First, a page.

When the Toledo Lucas County Port Authority (TLCPA) filed for the Department of Energy EECBG grant in late 2009, it was part of a strategic and Board backed objective to expand the organization’s economic development and financing programs into alternative energy and energy efficiency. This plan was filed with the knowledge and support of the areas key economic development agencies. The City of Toledo was also a key partner with the Mayor designating a committee to develop a Strategic Energy Policy for the City. This would later give rise to a Community Sustainability Strategic Plan for Toledo, Lucas County and the surrounding region with energy efficiency as a key pillar. When the TLCPA signed the grant documents with the DOE in June of 2010, the geographic area was severely distressed economically, in the early stages of a recovery from over a 30% drop in business activity and high unemployment. The TLCPA and its partners began identifying potential project areas well before the filing of the application, continuing to work diligently before the formal award and signing of the grant documents. Strong implementation and actions plans and business and financing models were developed and revised throughout the 3 year grant periodmore » with the long term goal of creating a sustainable program. The TLCPA and the City of Toledo demonstrated early leadership by forming the energy improvement district and evaluating buildings under their control including transportation infrastructure and logistics, government services buildings and buildings which housed several for profit and not for profit tenants while completing significant energy efficiency projects that created public awareness and confidence and solid examples of various technologies and energy savings. As was stated in the DOE Award Summary, the undertaking was focused as a commercial program delving into Alternative Energy Utility Districts; what are referred to in Ohio Statute as Energy Special Improvement Districts or ESIDs and what is nationally known as Property Assessed Clean Energy or PACE districts and PACE financing. The project methodology followed the identify, develop, implement, monitor and measure format. These districts began in Toledo and adjoining areas and are expanding to TLCPA’s 28 county financing agency geographic footprint. What began as the Toledo Ohio Advanced Energy Improvement Corporation is now doing business as the Northwest Ohio Advanced Energy Improvement District recognizing it expansion into creating and financing other districts in NW Ohio. The program has been sought out as an advisor by major communities and states in the process of developing similar legislation and programs and has become one of the largest most successful PACE energy improvement and financing districts in the US. The program and the energy district focused on transforming energy use, delivery, conservation and renewable energy as “options of first choice”. The significant energy savings paid for many of the improvements and created a financially viable program well beyond the grant period. The program has become a model within the State of Ohio and Nationally on how to implement and finance projects in broad energy districts including how to evolve and integrate several financing methodologies. It is a unique utilization of revolving loan funds and energy bond pooling with revenue backing primarily from energy improvement special assessments on commercial properties along with some power purchase agreement (PPA) and loan agreement revenue. The program has also incorporated Qualified Energy Conservation Bonds, State of Ohio Energy Loans (SEP), utility rebates, solar and renewable energy certificates, renewable tax incentives and grants, and owner funded equity as additional program leverage and funding. Other keys to this success have been a continual simplification and refinement of the application and documentation process to make funding available easily and quickly to building owners when they are prepared to commit to the project as well as act as a trusted facilitator and advisor to both building owners and other stakeholders. Taking a flexible and pragmatic approach to project evaluation and implementation that matches time and expense to the complexity of the project has been another key learning. To date the program has closed 3 energy bond issues through the TLCPA sponsored and managed NW Ohio Bond Fund totaling $16.54 million (of which $3.34 million were QECB qualified). The program has turned over its $3.0 million revolving loan fund twice as construction financing in advance of bond issuance and currently has issued $1.25 million in revolving term loans. The program has $1.66 million of remaining capacity for QECB qualified bonds. The program can issue an additional $13.46 million in energy bonds continuing to utilize its DOE EECBG loan loss reserves. In addition, the program has available $3.6 million of loan loss reserves from the State of Ohio, as an eligible Port Authority, that can back the issuance of an additional $7.2 to $14.4 million of energy bonds. This does not include additional bond capacity is available from the NW Ohio Bond Fund. The program is the master escrow agent for $18 million of loan loss reserves from the State of Ohio for eligible Port Authorities that can be utilized to assist the formation of energy districts and financing programs in major metropolitan areas and regions around the State of Ohio. Other leveraged funds now total $10 million; placing the total project value completed and financed at over $30 million. In addition that program has generated an active pipeline of projects in various stages that total $25 – $30 million.« less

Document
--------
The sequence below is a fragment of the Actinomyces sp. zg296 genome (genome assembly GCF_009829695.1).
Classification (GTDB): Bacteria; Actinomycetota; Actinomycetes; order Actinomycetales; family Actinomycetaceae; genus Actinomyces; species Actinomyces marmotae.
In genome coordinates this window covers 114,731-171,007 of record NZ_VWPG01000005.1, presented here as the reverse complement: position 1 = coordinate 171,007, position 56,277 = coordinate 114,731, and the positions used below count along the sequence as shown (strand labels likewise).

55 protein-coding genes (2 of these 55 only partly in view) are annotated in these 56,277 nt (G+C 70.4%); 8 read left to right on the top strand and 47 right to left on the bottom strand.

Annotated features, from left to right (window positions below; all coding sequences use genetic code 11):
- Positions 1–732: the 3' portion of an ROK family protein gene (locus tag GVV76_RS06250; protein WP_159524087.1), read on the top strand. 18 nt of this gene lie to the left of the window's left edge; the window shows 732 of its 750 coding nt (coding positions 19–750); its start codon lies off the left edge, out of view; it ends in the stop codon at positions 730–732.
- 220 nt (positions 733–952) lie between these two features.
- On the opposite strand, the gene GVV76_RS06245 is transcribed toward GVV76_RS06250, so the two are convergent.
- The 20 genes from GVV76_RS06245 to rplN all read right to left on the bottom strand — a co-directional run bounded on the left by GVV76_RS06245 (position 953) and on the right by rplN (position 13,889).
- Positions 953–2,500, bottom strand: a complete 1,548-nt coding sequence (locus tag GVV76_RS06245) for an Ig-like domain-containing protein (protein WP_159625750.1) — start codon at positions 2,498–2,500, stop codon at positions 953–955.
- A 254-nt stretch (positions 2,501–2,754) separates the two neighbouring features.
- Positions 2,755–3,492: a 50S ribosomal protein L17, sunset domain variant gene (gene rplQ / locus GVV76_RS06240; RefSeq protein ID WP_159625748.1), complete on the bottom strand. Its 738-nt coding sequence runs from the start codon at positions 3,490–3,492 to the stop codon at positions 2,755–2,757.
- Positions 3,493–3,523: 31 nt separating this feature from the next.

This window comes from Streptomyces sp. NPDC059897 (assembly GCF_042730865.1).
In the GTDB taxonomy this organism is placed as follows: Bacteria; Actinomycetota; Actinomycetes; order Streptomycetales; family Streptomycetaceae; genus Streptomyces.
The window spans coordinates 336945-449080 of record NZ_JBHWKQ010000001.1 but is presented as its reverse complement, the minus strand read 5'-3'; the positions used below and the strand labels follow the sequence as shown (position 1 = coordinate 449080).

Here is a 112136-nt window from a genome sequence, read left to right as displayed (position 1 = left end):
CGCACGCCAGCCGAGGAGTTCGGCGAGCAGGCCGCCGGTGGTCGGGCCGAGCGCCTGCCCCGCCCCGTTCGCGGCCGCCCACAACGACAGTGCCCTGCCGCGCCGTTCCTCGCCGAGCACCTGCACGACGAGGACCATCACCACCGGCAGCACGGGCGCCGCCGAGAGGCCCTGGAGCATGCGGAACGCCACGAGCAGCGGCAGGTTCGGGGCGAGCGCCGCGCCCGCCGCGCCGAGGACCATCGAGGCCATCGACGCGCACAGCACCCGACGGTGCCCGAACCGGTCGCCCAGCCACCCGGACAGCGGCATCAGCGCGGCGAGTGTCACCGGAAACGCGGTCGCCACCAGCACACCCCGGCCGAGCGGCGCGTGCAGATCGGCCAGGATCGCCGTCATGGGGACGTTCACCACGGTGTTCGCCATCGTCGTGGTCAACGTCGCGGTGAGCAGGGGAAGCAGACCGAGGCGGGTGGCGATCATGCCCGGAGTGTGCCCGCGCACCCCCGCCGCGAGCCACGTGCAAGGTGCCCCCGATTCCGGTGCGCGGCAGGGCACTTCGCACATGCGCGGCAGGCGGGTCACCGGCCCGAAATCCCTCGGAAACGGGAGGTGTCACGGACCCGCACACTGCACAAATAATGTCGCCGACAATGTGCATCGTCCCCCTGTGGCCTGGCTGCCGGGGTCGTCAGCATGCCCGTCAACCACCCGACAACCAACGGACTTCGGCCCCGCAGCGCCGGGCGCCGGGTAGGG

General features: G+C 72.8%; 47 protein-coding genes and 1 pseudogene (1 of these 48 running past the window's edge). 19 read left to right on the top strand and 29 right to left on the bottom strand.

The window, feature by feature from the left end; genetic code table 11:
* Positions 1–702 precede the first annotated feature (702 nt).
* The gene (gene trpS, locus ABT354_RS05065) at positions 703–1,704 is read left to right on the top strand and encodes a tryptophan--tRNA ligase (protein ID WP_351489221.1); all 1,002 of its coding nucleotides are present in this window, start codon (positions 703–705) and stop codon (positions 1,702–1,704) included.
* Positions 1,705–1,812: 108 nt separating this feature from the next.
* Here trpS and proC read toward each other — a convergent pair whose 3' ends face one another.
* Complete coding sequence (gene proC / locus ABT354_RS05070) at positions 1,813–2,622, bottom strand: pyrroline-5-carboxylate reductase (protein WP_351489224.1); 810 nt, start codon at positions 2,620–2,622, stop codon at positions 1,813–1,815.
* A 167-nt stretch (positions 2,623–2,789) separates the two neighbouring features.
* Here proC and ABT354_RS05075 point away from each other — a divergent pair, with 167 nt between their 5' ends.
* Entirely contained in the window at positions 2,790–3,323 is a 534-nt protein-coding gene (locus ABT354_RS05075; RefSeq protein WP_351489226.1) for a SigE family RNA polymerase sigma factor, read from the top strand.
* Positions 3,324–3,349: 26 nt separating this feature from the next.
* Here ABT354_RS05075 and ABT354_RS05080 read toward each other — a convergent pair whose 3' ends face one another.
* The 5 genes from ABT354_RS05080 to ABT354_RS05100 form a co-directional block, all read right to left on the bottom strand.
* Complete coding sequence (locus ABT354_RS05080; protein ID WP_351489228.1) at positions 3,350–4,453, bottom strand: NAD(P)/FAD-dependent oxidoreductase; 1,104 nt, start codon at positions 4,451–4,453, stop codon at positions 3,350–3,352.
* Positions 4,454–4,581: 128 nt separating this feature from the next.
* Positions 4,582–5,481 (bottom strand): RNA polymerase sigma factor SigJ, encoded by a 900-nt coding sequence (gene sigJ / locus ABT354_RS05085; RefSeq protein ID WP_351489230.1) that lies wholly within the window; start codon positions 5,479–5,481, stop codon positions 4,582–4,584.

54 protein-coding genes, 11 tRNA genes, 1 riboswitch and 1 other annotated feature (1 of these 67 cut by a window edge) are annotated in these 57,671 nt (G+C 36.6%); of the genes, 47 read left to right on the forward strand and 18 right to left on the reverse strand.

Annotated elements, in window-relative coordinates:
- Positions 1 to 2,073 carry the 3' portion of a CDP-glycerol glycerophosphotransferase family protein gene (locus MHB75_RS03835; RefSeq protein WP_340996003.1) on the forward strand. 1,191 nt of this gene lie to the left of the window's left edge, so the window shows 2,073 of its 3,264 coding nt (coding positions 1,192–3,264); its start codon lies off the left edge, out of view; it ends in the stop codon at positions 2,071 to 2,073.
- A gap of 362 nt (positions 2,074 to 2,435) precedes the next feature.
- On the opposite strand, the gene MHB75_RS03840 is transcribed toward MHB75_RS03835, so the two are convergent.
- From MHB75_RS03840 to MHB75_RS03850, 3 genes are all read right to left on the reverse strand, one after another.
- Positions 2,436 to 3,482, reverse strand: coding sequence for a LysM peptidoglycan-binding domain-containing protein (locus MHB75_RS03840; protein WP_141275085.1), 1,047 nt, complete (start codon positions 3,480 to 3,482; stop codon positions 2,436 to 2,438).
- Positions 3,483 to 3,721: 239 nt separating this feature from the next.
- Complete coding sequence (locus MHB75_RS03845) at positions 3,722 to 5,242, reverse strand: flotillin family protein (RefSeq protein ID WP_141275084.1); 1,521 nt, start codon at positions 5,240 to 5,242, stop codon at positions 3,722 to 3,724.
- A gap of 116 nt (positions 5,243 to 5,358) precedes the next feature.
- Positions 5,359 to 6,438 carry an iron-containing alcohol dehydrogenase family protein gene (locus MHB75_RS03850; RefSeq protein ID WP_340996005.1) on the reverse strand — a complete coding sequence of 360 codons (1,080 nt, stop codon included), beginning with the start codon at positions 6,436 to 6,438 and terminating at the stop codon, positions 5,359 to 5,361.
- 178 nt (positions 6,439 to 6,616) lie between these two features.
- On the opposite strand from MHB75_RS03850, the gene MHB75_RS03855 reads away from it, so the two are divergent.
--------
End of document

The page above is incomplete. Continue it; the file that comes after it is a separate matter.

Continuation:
Authors: